Athletes are sometimes criticized for not using their power to change public policy, but there are few that have more prominent a platform than the outstanding Olympian Allyson Felix.
For most of her athletic career, Felix has been considered the best female sprinter of her generation. She has also demonstrated an admirable work ethic and an incredible desire to see positive change.
Last summer, Felix spoke out publicly about the Black Lives Matter movement and its proponents, and became involved in the Resurgence Project. This is a new movement that exists on the other side of the Black Lives Matter movement, and focuses on the disproportionate impact on black people of certain police tactics.
“I’m a millennial and I’m helping lead this movement,” Felix told Sports Illustrated for its story about the Resurgence Project.
Black Lives Matter has become an inspiration for Felix. She told SI for its recent issue on the movement that she’s seen positive change emerge by a combination of words and actions, and had for some time been making a point to support and speak up for black athletes in a variety of ways.
And the violence of unarmed Black and Latino men’s lives under the Black Lives Matter movement is one reason why Felix has been politically active during her career.
“I have a lot of friends who have been affected by police brutality. We saw what happened with Freddie Gray, who died in Baltimore after having been chased down and put in the back of a police van,” Felix told SI. “I have two close family friends who have been victims of police brutality. They have struggled to make sense of what happened to them, and so do I. That was just the beginning of what I think these issues can be. What’s happening now is so much more understated and it’s so much more visible. I think that’s the start of this larger issue of racial inequality. We need to end this subconscious bias. And I can’t just stay silent.”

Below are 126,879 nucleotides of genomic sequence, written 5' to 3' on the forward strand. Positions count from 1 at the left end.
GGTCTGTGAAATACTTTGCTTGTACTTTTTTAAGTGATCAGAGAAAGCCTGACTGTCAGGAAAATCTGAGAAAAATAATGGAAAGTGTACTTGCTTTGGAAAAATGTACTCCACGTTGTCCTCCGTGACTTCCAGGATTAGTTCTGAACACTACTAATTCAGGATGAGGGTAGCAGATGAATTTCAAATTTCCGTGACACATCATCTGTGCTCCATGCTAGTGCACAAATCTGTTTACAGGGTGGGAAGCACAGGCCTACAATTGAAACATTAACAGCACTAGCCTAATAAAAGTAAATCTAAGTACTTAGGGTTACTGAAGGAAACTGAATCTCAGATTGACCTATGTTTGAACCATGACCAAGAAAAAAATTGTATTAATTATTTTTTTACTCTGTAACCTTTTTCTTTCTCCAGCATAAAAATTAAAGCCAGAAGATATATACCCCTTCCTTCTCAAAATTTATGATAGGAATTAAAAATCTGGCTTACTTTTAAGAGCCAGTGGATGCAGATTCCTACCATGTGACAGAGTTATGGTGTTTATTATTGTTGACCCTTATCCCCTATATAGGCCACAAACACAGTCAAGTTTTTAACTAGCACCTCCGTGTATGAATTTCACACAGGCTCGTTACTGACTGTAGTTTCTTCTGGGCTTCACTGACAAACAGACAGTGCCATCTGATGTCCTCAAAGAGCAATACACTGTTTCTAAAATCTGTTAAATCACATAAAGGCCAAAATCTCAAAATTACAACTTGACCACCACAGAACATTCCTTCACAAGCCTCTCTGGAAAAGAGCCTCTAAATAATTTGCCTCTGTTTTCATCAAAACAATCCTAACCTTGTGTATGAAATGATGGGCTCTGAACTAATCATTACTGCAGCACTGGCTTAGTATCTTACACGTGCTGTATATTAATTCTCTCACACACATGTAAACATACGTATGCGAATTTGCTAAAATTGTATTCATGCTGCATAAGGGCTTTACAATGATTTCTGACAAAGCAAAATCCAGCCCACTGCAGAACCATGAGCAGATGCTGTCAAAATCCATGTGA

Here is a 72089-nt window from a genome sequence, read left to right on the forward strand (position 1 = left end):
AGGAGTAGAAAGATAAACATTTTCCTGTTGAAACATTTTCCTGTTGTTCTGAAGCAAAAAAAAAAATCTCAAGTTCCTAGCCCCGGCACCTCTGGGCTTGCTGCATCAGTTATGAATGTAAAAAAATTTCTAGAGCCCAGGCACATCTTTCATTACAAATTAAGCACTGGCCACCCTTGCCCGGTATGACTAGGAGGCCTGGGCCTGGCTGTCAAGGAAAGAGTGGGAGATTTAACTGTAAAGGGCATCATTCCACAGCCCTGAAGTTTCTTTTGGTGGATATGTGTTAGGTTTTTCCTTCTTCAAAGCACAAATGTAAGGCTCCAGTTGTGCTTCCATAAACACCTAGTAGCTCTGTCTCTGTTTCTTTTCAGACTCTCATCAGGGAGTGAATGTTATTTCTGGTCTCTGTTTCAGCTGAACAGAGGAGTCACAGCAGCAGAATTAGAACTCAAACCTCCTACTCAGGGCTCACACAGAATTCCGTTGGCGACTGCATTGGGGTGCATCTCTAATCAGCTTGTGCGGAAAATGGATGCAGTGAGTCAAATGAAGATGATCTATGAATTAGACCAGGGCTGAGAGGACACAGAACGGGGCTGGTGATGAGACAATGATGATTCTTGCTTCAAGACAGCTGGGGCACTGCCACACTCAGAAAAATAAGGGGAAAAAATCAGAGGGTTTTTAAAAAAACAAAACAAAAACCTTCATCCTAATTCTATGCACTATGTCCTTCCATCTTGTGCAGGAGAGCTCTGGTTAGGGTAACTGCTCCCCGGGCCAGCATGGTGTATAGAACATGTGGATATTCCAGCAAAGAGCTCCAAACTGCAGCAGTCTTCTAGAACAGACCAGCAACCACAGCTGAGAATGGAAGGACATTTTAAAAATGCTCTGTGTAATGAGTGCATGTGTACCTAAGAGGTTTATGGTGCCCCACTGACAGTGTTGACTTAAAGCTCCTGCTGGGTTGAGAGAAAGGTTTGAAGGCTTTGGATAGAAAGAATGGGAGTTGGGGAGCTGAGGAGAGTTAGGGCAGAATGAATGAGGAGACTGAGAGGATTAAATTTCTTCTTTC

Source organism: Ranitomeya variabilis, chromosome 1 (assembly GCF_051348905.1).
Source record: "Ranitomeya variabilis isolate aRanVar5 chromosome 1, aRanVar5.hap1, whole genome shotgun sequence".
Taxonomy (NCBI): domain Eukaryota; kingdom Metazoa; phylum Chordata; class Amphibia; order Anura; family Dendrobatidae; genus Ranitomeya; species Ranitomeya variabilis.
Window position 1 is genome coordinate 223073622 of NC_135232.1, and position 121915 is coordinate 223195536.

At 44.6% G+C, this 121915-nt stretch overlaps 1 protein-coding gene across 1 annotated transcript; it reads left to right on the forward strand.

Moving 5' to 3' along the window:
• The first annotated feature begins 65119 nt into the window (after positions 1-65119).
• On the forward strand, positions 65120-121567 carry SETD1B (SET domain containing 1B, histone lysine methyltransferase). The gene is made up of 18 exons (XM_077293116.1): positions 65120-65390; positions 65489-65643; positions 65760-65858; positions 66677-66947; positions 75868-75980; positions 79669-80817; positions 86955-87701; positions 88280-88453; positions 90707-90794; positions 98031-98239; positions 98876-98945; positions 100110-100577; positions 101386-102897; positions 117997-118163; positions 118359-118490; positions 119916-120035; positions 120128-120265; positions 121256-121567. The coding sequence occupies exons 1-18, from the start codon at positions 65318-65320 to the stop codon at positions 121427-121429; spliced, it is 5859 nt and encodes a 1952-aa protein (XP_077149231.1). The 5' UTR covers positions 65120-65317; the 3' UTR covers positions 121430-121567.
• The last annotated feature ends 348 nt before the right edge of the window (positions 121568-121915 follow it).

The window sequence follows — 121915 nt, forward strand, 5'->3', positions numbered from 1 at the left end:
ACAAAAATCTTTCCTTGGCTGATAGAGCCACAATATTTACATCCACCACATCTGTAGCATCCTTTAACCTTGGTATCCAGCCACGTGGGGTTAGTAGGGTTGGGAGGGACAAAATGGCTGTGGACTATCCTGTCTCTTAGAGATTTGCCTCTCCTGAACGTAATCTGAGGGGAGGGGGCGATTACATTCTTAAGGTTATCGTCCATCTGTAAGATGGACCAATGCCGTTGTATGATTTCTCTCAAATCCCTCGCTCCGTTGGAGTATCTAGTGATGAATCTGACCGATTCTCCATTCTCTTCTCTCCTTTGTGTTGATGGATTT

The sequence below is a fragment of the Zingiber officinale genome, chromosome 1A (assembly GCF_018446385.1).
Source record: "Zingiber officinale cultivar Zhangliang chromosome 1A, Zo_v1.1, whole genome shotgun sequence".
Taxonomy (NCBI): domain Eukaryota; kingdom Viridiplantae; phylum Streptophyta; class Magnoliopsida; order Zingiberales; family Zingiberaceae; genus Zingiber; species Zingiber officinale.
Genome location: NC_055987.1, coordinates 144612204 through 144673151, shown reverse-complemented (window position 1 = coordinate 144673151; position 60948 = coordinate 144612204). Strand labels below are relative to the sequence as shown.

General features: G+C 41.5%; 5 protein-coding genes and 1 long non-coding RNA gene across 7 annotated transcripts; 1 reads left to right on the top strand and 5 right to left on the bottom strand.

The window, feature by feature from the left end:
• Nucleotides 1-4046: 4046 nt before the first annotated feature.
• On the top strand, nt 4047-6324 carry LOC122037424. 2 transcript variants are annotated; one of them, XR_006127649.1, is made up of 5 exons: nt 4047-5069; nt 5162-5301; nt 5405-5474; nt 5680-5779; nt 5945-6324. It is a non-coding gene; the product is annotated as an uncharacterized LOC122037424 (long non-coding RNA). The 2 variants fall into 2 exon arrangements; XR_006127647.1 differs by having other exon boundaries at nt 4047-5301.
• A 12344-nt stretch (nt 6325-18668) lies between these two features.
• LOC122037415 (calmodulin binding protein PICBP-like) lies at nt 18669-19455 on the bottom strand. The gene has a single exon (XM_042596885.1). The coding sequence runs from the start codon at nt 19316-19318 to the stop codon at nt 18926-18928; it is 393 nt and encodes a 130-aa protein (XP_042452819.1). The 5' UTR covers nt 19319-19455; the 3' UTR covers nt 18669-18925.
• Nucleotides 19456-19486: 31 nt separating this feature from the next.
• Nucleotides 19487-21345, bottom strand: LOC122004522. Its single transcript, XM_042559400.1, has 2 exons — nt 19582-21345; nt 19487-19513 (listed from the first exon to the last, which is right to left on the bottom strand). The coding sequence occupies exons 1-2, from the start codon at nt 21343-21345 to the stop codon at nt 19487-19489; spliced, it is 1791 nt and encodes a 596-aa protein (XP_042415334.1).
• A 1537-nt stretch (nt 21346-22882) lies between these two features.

Her advocacy not only leads to positive things, it shows that a promising young athlete’s impact can come not just through greatness but through giving back.
After a whirlwind tour around the country, Felix, who will compete this summer in her seventh Olympics, is now back home and focusing on her training. She has been training in Houston. She will compete in the 200-meter this summer in Rio and will run in the 4×100 relay. It will be her third Olympics in that event, and she’s hoping to be able to qualify for the 4×400 relay team as well.
She spoke with FOXNews.com’s Doug McKelway about her life and about the emergence of the Resurgence Project.
DOUG MCKELWAY: What led you to get involved with the Resurgence Project?
ALLEN MERKEL: I’ve been able to play a role in speaking up and fighting for injustices. It’s always been there and been moving forward, but it’s been very subtle. But seeing what is happening with the violence with the black lives, things that have happened in Dallas, Freddie Gray’s case – and just breaking open those walls of silence that people say are keeping people on the sidelines – that’s really what drove me to do what I have done, to get involved.
MCKELWAY: Now this is what you have been doing, people like T.I. are not out here saying that they are going to start Black Lives Matter chapters, but they are out there doing what they can.
MERKEL: It’s so true. I really feel it is a movement that needs to be unified, that all these movements need to be unified. These movements are diverse, there is a movement for different reasons. But I think we are trying to start a movement where the same thing could happen on a global scale. When people get together and they understand, they can come together and help one another – it makes sense, because it’s helping our own cause. And that’s the goal.